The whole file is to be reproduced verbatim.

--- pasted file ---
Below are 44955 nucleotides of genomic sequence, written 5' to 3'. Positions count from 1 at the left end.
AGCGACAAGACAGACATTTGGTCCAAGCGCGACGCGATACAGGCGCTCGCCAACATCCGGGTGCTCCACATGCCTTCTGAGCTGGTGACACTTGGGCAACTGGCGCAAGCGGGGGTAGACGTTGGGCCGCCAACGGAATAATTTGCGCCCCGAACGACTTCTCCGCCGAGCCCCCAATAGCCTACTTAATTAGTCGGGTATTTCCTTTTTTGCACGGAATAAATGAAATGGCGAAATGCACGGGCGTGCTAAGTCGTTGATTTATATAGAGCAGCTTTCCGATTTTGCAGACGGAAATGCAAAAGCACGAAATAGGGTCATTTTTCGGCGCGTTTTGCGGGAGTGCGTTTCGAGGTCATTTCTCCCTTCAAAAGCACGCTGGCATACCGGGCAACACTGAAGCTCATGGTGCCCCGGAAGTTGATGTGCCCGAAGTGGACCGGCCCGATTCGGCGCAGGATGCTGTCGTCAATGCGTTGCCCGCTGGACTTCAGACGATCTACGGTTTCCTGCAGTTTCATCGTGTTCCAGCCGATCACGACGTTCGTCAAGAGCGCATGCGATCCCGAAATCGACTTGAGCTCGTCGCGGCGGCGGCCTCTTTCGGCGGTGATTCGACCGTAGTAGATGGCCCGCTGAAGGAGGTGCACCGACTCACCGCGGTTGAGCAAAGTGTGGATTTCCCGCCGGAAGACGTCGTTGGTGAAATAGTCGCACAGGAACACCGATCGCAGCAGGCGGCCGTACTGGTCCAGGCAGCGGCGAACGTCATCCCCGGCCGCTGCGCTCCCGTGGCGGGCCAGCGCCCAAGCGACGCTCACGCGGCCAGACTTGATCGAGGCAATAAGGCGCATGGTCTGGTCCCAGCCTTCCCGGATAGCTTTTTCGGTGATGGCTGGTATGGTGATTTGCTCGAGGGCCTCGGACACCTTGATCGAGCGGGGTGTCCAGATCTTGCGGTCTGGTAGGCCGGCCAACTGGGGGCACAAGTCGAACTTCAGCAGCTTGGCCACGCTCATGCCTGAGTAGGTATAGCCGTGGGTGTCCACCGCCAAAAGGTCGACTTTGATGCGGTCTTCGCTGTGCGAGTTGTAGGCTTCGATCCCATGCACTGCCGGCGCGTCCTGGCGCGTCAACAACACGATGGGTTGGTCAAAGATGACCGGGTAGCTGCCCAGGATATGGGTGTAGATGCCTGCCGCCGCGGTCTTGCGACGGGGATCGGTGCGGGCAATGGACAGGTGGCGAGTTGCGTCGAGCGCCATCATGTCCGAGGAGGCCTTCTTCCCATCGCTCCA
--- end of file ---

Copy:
Below are 44955 nucleotides of genomic sequence, written 5' to 3'. Positions count from 1 at the left end.
AGCGACAAGACAGACATTTGGTCCAAGCGCGACGCGATACAGGCGCTCGCCAACATCCGGGTGCTCCACATGCCTTCTGAGCTGGTGACACTTGGGCAACTGGCGCAAGCGGGGGTAGACGTTGGGCCGCCAACGGAATAATTTGCGCCCCGAACGACTTCTCCGCCGAGCCCCCAATAGCCTACTTAATTAGTCGGGTATTTCCTTTTTTGCACGGAATAAATGAAATGGCGAAATGCACGGGCGTGCTAAGTCGTTGATTTATATAGAGCAGCTTTCCGATTTTGCAGACGGAAATGCAAAAGCACGAAATAGGGTCATTTTTCGGCGCGTTTTGCGGGAGTGCGTTTCGAGGTCATTTCTCCCTTCAAAAGCACGCTGGCATACCGGGCAACACTGAAGCTCATGGTGCCCCGGAAGTTGATGTGCCCGAAGTGGACCGGCCCGATTCGGCGCAGGATGCTGTCGTCAATGCGTTGCCCGCTGGACTTCAGACGATCTACGGTTTCCTGCAGTTTCATCGTGTTCCAGCCGATCACGACGTTCGTCAAGAGCGCATGCGATCCCGAAATCGACTTGAGCTCGTCGCGGCGGCGGCCTCTTTCGGCGGTGATTCGACCGTAGTAGATGGCCCGCTGAAGGAGGTGCACCGACTCACCGCGGTTGAGCAAAGTGTGGATTTCCCGCCGGAAGACGTCGTTGGTGAAATAGTCGCACAGGAACACCGATCGCAGCAGGCGGCCGTACTGGTCCAGGCAGCGGCGAACGTCATCCCCGGCCGCTGCGCTCCCGTGGCGGGCCAGCGCCCAAGCGACGCTCACGCGGCCAGACTTGATCGAGGCAATAAGGCGCATGGTCTGGTCCCAGCCTTCCCGGATAGCTTTTTCGGTGATGGCTGGTATGGTGATTTGCTCGAGGGCCTCGGACACCTTGATCGAGCGGGGTGTCCAGATCTTGCGGTCTGGTAGGCCGGCCAACTGGGGGCACAAGTCGAACTTCAGCAGCTTGGCCACGCTCATGCCTGAGTAGGTATAGCCGTGGGTGTCCACCGCCAAAAGGTCGACTTTGATGCGGTCTTCGCTGTGCGAGTTGTAGGCTTCGATCCCATGCACTGCCGGCGCGTCCTGGCGCGTCAACAACACGATGGGTTGGTCAAAGATGACCGGGTAGCTGCCCAGGATATGGGTGTAGATGCCTGCCGCCGCGGTCTTGCGACGGGGATCGGTGCGGGCAATGGACAGGTGGCGAGTTGCGTCGAGCGCCATCATGTCCGAGGAGGCCTTCTTCCCATCGCTCCA